Names of Monterey Park shooting victims released

The names of the six women and five men killed in Monterey Park were released Tuesday. All but one were in their 60s and 70s.

MONTEREY PARK, Calif. — The 11 people killed in a dance hall shooting ranged in age from 57 to 76, the Los Angeles County Coroner’s Office said Tuesday as it released the names of the dead, while investigators continue were looking for a motive for the worst shooting in the county’s history.

Sheriff Robert Luna called the shooter, 72-year-old Huu Can Tran, a “crazy man” and said investigators were looking into whether he had ties to the people who were shot at the Star Ballroom Dance Studio.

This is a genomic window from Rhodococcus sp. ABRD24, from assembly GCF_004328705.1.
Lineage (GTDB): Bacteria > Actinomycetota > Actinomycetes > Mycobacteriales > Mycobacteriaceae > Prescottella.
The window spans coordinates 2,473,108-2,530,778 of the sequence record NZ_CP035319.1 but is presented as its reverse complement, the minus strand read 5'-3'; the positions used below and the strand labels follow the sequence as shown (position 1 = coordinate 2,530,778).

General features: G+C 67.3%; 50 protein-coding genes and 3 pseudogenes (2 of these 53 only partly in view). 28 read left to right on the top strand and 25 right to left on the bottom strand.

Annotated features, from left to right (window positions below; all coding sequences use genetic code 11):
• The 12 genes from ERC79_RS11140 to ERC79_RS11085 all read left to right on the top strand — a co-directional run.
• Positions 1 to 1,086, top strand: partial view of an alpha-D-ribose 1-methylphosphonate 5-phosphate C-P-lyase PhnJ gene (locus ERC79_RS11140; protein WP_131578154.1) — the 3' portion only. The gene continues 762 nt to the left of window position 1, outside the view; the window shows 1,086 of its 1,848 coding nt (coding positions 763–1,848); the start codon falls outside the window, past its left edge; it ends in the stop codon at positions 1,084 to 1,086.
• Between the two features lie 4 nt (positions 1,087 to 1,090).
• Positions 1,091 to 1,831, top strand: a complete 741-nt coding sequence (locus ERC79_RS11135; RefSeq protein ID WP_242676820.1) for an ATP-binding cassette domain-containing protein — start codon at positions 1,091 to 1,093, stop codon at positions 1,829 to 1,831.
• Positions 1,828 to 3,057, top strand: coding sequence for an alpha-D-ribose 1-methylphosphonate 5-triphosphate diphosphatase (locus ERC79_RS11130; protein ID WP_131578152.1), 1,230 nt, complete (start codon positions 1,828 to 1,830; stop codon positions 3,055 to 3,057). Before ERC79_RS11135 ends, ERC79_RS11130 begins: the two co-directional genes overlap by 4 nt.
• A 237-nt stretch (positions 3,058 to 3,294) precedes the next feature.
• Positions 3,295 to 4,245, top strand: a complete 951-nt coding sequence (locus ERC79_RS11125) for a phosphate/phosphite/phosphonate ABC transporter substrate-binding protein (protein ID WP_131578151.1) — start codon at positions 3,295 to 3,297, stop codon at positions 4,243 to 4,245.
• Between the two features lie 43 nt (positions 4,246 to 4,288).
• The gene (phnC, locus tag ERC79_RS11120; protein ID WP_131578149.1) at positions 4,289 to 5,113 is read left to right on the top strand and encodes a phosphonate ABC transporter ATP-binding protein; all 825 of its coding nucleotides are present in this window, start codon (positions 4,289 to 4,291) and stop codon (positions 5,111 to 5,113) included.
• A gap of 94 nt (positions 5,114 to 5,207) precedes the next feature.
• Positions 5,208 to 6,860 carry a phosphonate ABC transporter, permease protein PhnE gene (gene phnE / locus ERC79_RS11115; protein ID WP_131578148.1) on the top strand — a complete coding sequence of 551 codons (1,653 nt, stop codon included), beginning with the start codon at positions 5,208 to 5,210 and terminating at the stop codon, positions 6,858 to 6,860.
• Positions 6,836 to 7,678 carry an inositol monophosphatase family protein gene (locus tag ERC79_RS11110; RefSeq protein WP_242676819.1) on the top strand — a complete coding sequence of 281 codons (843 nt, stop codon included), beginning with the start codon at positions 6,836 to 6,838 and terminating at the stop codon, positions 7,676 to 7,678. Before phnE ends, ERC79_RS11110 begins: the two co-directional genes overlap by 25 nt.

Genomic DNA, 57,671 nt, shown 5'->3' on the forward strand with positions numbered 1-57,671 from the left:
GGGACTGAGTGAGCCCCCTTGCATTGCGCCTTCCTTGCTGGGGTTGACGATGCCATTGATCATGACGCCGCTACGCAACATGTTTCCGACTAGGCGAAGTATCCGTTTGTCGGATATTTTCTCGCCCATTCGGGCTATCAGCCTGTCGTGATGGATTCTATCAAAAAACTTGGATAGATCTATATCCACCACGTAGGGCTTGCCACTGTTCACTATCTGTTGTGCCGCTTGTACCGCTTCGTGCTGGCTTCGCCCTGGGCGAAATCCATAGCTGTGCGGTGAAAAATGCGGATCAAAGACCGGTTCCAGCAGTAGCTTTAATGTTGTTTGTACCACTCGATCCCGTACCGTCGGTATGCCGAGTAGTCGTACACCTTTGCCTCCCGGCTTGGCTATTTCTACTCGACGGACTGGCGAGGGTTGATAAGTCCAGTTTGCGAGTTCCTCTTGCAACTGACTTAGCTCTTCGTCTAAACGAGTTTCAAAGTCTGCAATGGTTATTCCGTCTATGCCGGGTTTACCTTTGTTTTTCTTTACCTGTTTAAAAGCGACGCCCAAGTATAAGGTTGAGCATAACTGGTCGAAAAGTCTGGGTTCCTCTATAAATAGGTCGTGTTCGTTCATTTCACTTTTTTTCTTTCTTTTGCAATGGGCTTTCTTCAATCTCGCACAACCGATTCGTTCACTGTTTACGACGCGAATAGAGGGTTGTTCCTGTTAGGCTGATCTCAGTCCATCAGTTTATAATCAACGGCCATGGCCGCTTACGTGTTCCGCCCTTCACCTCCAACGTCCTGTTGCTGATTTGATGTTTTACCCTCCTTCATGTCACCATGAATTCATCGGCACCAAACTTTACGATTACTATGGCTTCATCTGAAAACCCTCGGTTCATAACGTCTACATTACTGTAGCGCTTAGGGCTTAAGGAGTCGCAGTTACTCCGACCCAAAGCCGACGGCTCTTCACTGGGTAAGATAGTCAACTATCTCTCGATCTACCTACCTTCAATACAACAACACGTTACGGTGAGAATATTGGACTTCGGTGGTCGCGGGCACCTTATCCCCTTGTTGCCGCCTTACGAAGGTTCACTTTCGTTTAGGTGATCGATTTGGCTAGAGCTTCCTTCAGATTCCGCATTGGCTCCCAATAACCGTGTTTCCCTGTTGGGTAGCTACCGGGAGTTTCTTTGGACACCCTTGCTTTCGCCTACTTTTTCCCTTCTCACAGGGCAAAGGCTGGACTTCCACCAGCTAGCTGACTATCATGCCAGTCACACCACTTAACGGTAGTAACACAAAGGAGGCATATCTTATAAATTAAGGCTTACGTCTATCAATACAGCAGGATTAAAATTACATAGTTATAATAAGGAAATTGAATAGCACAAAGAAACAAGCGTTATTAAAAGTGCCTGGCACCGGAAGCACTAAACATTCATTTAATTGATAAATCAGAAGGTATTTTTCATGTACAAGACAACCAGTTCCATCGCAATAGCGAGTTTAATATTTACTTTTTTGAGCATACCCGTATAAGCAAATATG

Tran fired 42 rounds from a semi-automatic weapon Saturday night, killing 11 people and wounding nine in the ballroom popular with older Asian Americans. He then drove to another nearby dance venue, where an employee snatched a modified 9mm submachine gun from him, Luna said.

Tran fatally shot himself on Sunday as officers surrounded the van he was in. A handgun was recovered from the van that matched descriptions of the vehicle he used to get away from the dance studio.

The shooting was the country’s fifth mass murder this year and the deadliest attack since May 24, when 21 people were killed at an elementary school in Uvalde, Texas.

As Monterey Park residents and Asian Americans were rocked by the violence Monday, a gunman killed seven people at two farms in northern California. It was the third mass shooting in California in eight days.

The names of the six women and five men killed in Monterey Park were released Tuesday. All but one were in their 60s and 70s.